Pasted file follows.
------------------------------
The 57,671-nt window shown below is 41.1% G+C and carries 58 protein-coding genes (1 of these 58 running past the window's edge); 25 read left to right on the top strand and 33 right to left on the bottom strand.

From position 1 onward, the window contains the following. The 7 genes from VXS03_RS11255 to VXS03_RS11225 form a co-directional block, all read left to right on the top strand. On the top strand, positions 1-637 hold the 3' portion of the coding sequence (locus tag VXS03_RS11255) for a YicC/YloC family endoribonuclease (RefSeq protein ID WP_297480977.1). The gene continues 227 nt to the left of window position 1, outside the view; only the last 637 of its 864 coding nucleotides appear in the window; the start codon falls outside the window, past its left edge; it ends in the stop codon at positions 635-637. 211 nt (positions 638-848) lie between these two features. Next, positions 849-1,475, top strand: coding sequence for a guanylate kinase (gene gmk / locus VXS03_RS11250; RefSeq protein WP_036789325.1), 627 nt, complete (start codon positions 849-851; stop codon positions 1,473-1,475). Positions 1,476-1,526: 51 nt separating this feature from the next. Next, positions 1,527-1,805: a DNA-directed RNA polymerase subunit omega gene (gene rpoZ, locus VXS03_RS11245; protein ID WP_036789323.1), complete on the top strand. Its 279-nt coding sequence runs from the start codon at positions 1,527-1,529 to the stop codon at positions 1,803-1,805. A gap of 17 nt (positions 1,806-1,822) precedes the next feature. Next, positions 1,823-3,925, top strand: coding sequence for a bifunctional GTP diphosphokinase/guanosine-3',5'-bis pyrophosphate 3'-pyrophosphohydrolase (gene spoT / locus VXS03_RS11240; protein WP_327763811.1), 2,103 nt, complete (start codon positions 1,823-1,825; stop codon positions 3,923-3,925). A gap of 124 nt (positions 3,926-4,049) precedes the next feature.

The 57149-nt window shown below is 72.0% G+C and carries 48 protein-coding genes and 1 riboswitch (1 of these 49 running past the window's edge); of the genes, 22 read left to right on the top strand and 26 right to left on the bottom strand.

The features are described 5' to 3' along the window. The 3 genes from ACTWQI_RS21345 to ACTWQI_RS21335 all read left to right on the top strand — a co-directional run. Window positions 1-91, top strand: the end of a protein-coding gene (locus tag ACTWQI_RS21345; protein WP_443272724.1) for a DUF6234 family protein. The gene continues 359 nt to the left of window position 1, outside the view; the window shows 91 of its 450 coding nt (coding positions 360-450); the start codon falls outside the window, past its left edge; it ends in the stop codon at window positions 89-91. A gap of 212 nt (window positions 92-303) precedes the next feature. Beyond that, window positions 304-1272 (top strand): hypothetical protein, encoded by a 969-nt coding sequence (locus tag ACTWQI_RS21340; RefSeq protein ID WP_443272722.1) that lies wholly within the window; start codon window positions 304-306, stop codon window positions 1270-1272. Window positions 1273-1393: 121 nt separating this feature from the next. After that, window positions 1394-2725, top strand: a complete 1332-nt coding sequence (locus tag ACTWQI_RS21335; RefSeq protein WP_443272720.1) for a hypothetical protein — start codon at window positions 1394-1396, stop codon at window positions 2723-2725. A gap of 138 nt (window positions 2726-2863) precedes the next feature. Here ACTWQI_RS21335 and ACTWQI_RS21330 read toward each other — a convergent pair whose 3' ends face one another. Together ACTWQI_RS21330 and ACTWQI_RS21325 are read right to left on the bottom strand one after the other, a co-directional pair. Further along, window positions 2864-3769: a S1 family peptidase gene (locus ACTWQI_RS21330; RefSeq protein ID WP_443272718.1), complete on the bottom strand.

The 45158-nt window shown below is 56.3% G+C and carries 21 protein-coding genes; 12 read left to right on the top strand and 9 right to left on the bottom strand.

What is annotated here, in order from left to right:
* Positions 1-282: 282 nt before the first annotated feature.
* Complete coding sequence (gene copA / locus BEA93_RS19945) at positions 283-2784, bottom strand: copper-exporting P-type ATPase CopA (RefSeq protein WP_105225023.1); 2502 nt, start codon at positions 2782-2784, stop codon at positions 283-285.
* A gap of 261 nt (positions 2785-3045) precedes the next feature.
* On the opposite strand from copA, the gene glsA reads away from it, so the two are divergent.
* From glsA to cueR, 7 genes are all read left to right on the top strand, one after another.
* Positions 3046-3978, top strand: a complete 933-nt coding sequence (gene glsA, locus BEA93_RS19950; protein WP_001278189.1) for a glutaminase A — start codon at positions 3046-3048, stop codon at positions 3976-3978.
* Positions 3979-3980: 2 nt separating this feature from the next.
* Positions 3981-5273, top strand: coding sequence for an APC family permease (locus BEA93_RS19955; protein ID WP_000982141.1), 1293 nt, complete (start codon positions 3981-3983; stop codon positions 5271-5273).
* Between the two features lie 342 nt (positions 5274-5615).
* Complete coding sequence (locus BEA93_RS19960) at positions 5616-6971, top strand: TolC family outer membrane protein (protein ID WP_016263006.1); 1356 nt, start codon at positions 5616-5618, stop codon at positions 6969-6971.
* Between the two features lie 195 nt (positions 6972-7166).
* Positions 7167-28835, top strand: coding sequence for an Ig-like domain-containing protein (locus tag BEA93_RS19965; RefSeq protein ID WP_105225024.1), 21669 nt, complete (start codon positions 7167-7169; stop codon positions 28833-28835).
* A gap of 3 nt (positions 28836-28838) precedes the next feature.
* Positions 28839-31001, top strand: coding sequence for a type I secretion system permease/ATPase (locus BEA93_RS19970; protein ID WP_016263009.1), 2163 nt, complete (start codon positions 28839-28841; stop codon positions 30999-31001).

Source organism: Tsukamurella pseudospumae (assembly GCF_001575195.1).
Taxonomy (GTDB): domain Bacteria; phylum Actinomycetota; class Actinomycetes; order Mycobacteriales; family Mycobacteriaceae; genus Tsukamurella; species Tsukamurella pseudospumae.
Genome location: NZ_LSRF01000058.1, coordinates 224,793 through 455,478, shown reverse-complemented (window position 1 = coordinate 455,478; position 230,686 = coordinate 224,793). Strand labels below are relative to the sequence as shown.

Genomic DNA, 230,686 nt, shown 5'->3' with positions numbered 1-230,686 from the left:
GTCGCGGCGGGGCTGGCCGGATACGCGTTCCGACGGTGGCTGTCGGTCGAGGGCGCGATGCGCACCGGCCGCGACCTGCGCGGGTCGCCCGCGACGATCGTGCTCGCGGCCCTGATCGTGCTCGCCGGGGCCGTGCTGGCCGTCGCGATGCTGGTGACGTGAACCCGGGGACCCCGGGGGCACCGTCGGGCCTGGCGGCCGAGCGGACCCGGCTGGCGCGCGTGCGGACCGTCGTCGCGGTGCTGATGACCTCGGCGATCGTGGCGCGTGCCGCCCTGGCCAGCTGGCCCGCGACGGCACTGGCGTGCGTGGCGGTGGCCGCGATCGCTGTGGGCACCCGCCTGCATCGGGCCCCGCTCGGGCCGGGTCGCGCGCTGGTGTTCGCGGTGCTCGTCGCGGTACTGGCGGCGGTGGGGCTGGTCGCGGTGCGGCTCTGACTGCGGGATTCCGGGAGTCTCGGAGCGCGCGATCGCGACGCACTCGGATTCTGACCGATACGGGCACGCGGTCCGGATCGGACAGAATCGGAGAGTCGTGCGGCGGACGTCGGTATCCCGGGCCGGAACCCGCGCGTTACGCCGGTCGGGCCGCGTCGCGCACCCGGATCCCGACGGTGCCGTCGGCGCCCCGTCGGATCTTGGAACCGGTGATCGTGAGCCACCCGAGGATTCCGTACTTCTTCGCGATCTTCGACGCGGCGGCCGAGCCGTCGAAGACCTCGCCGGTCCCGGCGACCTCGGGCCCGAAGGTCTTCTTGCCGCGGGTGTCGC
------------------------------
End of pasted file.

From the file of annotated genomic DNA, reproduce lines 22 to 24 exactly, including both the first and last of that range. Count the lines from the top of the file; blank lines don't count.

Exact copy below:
Taxonomy (GTDB): domain Bacteria; phylum Actinomycetota; class Actinomycetes; order Mycobacteriales; family Mycobacteriaceae; genus Tsukamurella; species Tsukamurella pseudospumae.
Genome location: NZ_LSRF01000058.1, coordinates 224,793 through 455,478, shown reverse-complemented (window position 1 = coordinate 455,478; position 230,686 = coordinate 224,793). Strand labels below are relative to the sequence as shown.

Genomic DNA, 230,686 nt, shown 5'->3' with positions numbered 1-230,686 from the left: